In Asia, Indonesia witnessed a decrease in piracy activities for the first quarter of 2019. There were only three incidents reported against anchored vessels in ports in Indonesia – the fewest reported incidents since 2010 – according to the report. As with Nigeria, increased cooperation and information sharing between the Indonesian Marine Police and IMB Piracy Reporting Centre has enabled regular patrols in high-risk areas.

Data sharing remains critical

The declining rate of piracy incidents worldwide in the first quarter of 2019 reinforces the importance of transparency, communication and coordination, between vessels and coastal authorities. By reporting all incidents to the IMB Piracy Reporting Centre and  coastal authorities the response can be better organised improving  incident response times and prompt advice to vessels aimed at a more optimal use of  resources.  National governments and coastal authorities can use this data to collaborate and strengthen their piracy prevention efforts.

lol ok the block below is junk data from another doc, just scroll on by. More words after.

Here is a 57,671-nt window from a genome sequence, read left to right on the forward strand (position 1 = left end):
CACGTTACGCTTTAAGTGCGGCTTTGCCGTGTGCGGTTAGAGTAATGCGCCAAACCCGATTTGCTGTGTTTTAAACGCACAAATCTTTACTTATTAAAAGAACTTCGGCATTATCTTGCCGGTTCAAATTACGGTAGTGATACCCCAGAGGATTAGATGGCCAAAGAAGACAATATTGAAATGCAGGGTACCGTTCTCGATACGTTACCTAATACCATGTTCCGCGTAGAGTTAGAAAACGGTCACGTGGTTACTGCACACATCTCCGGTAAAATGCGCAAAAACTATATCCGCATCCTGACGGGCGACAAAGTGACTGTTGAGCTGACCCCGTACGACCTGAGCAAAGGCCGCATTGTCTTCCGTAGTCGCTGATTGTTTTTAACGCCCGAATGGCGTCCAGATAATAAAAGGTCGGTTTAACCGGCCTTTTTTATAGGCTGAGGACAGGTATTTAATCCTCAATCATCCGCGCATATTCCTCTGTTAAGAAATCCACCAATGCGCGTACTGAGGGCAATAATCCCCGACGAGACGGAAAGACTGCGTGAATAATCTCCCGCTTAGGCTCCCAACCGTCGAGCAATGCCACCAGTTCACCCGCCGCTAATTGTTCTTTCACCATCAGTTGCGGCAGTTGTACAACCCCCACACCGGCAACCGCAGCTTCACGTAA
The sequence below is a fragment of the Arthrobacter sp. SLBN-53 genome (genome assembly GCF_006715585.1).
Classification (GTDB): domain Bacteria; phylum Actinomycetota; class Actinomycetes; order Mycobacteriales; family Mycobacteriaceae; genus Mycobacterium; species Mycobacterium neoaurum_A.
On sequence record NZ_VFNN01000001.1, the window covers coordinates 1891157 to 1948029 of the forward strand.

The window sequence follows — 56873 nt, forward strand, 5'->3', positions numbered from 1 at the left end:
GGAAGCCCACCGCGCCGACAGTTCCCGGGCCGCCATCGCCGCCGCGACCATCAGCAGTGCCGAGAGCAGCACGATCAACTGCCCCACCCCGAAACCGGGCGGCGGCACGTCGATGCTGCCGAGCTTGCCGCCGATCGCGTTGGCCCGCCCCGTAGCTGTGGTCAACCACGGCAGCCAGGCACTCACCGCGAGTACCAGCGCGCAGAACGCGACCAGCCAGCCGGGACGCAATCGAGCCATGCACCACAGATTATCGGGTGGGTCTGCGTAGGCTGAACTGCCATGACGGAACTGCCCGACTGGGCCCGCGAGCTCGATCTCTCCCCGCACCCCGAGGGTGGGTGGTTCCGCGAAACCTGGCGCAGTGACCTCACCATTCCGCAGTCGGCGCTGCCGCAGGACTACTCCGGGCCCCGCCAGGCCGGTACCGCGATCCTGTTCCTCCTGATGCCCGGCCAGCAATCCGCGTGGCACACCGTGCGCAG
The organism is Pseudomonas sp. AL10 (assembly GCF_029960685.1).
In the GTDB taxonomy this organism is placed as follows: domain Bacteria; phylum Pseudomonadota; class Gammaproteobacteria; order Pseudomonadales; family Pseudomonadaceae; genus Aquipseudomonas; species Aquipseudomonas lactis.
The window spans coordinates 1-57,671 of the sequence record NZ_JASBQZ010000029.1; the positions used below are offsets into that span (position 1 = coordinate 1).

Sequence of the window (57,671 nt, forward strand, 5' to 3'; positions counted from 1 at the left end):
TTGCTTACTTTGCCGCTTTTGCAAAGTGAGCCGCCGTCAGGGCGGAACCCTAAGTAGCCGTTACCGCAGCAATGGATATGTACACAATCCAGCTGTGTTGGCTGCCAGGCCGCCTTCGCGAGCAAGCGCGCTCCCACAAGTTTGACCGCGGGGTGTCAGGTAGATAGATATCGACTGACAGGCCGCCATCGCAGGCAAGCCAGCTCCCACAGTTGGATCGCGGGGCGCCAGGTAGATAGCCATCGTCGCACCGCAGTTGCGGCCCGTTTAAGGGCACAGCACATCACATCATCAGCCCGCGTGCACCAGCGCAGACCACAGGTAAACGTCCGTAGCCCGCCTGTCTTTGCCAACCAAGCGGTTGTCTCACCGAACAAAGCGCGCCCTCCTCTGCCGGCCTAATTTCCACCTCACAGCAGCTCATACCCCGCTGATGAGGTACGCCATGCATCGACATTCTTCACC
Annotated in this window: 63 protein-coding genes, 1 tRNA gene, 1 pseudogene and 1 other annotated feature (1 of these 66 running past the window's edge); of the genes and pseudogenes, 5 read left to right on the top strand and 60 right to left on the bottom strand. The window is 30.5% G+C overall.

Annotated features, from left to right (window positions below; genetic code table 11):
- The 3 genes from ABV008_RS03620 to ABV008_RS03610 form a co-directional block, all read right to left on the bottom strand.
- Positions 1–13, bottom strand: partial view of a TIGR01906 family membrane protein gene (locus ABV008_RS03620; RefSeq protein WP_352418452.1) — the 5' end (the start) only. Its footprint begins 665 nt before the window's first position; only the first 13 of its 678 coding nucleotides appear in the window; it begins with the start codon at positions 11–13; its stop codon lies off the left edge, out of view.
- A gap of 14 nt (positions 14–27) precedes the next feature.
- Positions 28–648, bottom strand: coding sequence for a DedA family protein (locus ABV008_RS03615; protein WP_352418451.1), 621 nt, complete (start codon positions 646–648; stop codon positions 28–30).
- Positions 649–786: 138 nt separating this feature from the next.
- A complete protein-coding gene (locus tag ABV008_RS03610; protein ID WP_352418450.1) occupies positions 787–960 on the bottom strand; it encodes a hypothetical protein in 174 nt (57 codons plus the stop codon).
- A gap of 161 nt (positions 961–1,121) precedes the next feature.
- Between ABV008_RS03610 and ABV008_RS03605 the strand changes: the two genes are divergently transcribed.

Hostages held by Abu Sayyaf militants in Philippines tried to escape – government

An Indonesian hostage of the Muslim militant group Abu Sayyaf swam to safety, but another drowned and a Malaysian hostage was shot in the back, according to a military spokesman.

The rescue attempts had taken place over two days, Philippine regional military spokesman Lieutenant Colonel Gerry Besana said on Saturday. He added that this happened while Philippine marines were attempting to rescue them from Simusa Island in Southern Sulu province.